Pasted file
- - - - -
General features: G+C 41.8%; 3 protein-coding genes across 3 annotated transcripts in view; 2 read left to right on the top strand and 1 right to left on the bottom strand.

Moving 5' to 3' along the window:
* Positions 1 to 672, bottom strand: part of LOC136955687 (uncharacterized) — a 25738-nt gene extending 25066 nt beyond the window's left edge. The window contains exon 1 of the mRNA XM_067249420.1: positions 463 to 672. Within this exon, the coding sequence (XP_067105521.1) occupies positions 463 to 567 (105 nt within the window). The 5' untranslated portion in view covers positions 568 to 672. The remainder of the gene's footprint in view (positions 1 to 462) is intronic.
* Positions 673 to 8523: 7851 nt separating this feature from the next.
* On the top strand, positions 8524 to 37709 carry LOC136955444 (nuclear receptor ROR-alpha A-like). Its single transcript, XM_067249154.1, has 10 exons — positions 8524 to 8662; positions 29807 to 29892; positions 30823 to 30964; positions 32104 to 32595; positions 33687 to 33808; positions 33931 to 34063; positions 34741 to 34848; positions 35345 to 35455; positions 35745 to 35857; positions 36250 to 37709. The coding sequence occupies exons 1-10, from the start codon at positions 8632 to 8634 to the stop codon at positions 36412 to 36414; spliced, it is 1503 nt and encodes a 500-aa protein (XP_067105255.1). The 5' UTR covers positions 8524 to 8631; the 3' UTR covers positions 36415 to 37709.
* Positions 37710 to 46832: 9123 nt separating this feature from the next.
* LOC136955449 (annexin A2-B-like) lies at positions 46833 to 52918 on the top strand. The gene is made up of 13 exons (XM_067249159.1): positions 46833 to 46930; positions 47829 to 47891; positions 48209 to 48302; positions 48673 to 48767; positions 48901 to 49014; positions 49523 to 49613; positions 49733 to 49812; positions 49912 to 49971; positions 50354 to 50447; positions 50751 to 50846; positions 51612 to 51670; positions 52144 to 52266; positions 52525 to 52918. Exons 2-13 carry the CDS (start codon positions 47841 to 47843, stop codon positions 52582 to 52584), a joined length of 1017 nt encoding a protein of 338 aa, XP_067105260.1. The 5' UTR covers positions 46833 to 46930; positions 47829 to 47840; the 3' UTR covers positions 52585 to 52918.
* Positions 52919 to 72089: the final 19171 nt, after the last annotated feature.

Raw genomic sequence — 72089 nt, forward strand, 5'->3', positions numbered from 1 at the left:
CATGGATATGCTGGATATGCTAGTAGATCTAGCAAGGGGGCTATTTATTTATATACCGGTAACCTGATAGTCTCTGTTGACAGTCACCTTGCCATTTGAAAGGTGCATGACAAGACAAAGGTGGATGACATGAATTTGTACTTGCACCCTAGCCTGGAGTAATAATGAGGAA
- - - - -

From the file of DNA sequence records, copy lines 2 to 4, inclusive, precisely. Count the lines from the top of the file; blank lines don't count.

Moving 5' to 3' along the window:
* Positions 1 to 672, bottom strand: part of LOC136955687 (uncharacterized) — a 25738-nt gene extending 25066 nt beyond the window's left edge. The window contains exon 1 of the mRNA XM_067249420.1: positions 463 to 672. Within this exon, the coding sequence (XP_067105521.1) occupies positions 463 to 567 (105 nt within the window). The 5' untranslated portion in view covers positions 568 to 672. The remainder of the gene's footprint in view (positions 1 to 462) is intronic.
* Positions 673 to 8523: 7851 nt separating this feature from the next.